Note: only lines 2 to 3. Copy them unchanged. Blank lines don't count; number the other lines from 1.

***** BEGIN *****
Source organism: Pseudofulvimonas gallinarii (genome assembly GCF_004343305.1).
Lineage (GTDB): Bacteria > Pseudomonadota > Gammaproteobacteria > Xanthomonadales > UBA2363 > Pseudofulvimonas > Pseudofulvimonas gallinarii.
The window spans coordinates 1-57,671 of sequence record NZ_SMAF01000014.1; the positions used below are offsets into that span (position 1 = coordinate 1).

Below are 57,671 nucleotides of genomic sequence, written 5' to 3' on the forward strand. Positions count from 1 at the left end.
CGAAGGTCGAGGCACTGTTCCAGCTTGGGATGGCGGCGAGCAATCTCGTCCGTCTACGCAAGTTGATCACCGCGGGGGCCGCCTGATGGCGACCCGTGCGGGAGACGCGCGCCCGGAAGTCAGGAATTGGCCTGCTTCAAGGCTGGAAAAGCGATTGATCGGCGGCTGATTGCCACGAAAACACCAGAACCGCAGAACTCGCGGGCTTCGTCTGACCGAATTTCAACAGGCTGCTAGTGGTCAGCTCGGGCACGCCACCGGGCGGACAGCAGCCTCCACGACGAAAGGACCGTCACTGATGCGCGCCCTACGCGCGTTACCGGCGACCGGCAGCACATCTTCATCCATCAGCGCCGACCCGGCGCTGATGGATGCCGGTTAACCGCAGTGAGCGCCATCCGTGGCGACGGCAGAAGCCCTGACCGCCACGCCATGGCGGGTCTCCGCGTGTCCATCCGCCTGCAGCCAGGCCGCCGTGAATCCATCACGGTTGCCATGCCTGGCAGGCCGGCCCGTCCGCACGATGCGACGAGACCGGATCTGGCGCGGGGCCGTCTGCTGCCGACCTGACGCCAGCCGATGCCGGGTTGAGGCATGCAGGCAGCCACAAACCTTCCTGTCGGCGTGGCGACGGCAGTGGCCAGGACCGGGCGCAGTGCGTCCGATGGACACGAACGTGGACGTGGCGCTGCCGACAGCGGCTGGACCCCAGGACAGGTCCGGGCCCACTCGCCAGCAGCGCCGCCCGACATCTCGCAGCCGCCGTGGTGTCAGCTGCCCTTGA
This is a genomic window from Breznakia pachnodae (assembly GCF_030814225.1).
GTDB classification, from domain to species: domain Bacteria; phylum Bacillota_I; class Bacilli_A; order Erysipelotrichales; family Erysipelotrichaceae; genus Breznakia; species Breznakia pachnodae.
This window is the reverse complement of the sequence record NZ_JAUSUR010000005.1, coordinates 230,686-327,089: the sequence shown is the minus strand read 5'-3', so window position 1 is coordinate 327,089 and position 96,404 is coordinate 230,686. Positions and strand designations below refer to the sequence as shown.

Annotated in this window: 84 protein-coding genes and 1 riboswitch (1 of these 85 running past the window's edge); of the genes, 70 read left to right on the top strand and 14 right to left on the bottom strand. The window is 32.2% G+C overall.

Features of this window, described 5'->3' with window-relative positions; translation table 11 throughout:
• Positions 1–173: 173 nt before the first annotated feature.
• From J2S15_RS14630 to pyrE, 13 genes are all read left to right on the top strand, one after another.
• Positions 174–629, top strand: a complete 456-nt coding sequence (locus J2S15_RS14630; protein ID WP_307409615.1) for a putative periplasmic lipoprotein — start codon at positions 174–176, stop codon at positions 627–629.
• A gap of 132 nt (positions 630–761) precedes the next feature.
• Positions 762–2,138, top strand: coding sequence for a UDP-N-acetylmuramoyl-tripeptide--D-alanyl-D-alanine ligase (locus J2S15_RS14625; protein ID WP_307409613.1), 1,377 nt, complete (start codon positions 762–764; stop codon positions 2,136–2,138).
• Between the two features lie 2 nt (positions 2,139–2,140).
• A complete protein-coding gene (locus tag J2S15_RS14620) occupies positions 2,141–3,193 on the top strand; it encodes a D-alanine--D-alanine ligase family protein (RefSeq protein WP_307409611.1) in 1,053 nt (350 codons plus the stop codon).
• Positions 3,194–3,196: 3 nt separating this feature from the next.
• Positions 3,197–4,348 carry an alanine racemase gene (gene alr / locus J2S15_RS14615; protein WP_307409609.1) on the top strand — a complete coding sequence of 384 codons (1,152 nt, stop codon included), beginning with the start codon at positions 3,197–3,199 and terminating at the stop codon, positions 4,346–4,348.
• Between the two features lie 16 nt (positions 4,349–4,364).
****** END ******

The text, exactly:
Lineage (GTDB): Bacteria > Pseudomonadota > Gammaproteobacteria > Xanthomonadales > UBA2363 > Pseudofulvimonas > Pseudofulvimonas gallinarii.
The window spans coordinates 1-57,671 of sequence record NZ_SMAF01000014.1; the positions used below are offsets into that span (position 1 = coordinate 1).